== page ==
So we don’t think it makes sense to try to time the market or try to wait for the peak in interest rates. We think it makes sense to invest for income today. If you are concerned about the risk to rising yields to your bond holdings, we think it makes sense to just shorten the duration of your portfolio a little bit—maybe reduce the average maturity of your holdings a little bit. Short- and intermediate-term bonds can still provide income, they can still provide diversification benefits to your overall portfolio, and their prices tend to be less sensitive to interest-rate rises than those of long-term bonds.
RANDY: Well, that’s about all the time we have for today, Collin. That sounds like great information. Listen, if you want to read more about Collin, you can do that in the fixed income section of And don’t forget, you can follow me on Twitter @RandyAFrederick.
We’ll be back again. Until then, invest wisely; own your tomorrow.

Important Disclosures
The information provided here is for general informational purposes only and should not be considered an individualized recommendation or personalized investment advice. Please note that this content was created as of the specific date indicated and reflects the author’s views as of that date. It will be kept solely for historical purposes, and the author’s opinions may change, without notice, in reaction to shifting economic, market, business, and other conditions.
Data contained herein from third party providers is obtained from what are considered reliable sources. However, its accuracy, completeness or reliability cannot be guaranteed. Supporting documentation for any claims or statistical information is available upon request.
Past performance is no guarantee of future results and the opinions presented cannot be viewed as an indicator of future performance.
Schwab Center for Financial Research (“SCFR”) is a division of Charles Schwab & Co., Inc.
The policy analysis provided by the Charles Schwab & Co., Inc., does not constitute and should not be interpreted as an endorsement of any political party.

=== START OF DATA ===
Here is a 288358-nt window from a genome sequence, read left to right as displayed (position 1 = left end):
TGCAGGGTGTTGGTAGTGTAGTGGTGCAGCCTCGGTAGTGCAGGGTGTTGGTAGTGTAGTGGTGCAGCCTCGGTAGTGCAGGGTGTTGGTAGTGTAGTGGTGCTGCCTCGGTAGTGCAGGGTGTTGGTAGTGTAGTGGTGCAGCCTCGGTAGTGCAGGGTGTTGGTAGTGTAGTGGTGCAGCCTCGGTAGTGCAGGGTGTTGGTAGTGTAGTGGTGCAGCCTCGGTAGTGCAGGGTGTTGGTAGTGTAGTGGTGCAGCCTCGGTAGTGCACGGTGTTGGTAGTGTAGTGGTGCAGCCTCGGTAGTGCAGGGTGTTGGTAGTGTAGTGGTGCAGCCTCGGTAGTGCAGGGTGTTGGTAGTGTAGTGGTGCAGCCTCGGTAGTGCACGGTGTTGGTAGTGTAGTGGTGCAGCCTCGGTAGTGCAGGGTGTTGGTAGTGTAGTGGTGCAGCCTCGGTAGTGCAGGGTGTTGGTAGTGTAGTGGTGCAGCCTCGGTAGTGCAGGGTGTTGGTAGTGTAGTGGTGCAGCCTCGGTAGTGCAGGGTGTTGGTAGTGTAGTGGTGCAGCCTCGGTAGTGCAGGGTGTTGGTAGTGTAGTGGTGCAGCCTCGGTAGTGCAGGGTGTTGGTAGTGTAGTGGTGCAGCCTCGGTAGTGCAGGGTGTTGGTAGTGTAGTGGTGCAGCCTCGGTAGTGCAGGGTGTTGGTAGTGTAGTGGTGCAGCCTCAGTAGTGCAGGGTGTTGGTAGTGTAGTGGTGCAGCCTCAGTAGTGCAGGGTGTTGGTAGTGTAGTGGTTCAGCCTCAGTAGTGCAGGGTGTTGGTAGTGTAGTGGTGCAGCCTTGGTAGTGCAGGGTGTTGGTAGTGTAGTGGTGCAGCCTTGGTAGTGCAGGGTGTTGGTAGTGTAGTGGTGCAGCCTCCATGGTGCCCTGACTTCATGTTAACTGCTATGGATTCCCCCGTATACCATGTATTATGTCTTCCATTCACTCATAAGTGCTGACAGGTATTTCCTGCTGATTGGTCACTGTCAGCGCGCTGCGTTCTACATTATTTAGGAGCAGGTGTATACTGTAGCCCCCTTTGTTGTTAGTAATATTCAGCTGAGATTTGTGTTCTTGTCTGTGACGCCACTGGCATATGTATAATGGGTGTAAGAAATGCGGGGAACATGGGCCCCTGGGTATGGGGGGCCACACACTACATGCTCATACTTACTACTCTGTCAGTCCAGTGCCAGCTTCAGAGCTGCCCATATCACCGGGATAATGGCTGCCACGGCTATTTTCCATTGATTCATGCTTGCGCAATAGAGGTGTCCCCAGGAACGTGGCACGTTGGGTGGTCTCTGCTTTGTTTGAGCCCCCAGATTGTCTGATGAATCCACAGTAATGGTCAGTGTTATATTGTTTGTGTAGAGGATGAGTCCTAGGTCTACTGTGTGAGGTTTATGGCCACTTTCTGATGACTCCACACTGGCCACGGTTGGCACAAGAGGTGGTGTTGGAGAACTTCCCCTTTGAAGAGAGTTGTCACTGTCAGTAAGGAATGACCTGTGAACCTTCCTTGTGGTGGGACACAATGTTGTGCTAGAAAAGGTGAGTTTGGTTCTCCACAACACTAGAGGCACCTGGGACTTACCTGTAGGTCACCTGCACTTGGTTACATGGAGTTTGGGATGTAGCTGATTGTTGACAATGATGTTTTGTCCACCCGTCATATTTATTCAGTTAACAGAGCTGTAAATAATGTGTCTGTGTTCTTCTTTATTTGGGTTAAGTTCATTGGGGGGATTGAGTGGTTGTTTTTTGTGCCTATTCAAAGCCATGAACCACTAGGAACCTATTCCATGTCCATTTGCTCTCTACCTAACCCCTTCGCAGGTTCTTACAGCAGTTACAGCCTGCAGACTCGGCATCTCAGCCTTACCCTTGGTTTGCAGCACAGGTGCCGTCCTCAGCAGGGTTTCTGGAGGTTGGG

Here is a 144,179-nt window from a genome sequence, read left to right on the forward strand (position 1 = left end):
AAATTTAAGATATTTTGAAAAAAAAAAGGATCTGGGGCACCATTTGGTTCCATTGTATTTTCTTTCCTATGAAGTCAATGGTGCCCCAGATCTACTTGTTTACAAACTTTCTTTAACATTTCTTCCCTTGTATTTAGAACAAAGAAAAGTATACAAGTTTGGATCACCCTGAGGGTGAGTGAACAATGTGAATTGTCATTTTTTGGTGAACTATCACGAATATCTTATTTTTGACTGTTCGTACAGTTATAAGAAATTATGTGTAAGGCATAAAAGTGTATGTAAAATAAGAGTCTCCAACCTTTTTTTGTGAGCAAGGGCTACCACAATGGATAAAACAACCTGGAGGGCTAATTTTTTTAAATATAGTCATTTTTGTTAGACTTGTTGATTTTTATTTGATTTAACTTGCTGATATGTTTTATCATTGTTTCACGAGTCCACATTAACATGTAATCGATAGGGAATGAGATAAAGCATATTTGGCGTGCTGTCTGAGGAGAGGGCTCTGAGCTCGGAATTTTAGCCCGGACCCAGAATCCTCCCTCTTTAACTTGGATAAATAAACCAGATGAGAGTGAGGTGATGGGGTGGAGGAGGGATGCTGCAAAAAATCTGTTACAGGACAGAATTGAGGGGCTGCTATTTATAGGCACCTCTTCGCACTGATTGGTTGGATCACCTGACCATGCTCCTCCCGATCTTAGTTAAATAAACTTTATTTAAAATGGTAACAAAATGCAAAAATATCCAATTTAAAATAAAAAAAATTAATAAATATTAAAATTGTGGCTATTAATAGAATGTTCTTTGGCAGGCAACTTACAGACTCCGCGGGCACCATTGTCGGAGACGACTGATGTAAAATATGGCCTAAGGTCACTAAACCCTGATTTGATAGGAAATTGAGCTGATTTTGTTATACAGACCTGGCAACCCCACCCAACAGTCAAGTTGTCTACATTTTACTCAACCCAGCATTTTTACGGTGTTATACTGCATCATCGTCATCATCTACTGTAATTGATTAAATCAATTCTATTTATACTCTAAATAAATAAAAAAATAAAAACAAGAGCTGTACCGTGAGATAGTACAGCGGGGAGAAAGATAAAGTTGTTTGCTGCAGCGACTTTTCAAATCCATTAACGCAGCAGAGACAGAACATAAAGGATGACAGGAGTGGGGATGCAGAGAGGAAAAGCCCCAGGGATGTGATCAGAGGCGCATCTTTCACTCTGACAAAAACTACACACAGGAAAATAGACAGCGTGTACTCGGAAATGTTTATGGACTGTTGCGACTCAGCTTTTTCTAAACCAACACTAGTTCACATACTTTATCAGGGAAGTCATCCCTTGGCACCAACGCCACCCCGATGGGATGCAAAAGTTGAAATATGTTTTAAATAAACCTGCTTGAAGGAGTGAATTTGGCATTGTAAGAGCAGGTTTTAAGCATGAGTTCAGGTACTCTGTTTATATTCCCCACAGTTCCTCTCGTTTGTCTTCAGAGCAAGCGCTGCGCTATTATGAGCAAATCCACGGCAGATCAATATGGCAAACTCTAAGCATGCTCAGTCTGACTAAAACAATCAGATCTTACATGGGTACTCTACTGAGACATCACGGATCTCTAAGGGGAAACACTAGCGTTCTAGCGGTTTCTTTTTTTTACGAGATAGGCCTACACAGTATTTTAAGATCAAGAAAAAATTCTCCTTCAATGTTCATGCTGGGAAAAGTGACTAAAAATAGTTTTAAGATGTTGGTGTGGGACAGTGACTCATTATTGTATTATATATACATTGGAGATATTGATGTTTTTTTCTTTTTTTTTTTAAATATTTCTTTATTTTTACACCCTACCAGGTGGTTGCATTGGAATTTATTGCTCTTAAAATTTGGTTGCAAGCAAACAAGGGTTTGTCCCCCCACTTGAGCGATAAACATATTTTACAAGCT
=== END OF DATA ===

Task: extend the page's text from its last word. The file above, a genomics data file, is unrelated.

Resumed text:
Fixed income securities are subject to increased loss of principal during periods of rising interest rates. Fixed-income investments are subject to various other risks including changes in credit quality, market valuations, liquidity, prepayments, early redemption, corporate events, tax ramifications and other factors. Lower-rated securities are subject to greater credit risk, default risk, and liquidity risk.
Diversification strategies do not ensure a profit and do not protect against losses in declining markets.
Investing involves risk including loss of principal.


Thumbs up / down votes are submitted voluntarily by readers and are not meant to suggest the future performance or suitability of any account type, product or service for any particular reader and may not be representative of the experience of other readers. When displayed, thumbs up / down vote counts represent whether people found the content helpful or not helpful and are not intended as a testimonial. Any written feedback or comments collected on this page will not be published. Charles Schwab & Co., Inc. may in its sole discretion re-set the vote count to zero, remove votes appearing to be generated by robots or scripts, or remove the modules used to collect feedback and votes.